After raising $27 million in private donations, $19 million of which came from leaders in the dentistry field, the Oregon Health and Science University has announced is has enough funds to build the Life Sciences building in phases as well as construct the new dentistry building. OHSU Foundation President Allan Price said both buildings could break ground by the end of the year. The $70 million dentistry school will be housed at the Life Sciences building that OHSU will share with the Oregon University System. The total project will cost $295 million. 

 

Water/Wastewater Opportunities

Other upcoming contracting opportunities

 

Illinois county approves $6.5 million for courthouse renovations

The Livingston County (Illinois) Board has approved spending $6.5 million to renovate its courthouse, including asbestos abatement. Renovations will begin once the current law and justice center project is completed this fall. Engineers note that an abatement of the courthouse will have to be completed by December of this year before the remodeling begins in January 2012. Officials basically expect to gut the courthouse and bring it back to the condition it was in when it was first built. Bids for the project are expected to be sought in September.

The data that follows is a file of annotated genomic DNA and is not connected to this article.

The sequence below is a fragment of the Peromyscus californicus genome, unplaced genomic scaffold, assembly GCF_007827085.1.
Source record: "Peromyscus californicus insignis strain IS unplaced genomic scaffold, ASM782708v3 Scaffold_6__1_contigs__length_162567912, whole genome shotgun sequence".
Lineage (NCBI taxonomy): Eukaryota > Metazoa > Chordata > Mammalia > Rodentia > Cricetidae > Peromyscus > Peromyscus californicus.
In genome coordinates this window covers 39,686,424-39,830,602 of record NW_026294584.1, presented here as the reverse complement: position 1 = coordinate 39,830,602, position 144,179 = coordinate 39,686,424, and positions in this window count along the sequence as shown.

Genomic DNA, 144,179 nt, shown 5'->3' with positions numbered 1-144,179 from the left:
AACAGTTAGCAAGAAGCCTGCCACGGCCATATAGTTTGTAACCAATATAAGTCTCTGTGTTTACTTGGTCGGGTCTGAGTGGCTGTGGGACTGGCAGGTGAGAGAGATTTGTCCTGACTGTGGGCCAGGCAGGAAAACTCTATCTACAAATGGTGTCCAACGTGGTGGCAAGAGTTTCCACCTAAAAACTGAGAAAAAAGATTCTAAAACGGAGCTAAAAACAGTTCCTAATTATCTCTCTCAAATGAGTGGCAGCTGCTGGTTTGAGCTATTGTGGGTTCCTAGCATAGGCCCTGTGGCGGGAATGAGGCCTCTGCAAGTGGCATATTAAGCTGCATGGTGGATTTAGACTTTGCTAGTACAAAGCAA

Two new libraries on tap for city in Washington State

Greg Taylor
Greg Taylor 

The Renton, Washington, City Council recently approved building two new libraries and voted to issue $18 million in bonds to pay for the facilities. Commissioner Greg Taylor sought a delay in the vote, saying he favored using bonds to pay for construction of one of the libraries, but was against doing the same for a library planned near the transit center.

 

The King County Library System will now finalize contracts with architectural firms to begin the design process for both locations.

 

 

City in California buys property that will become new recreation center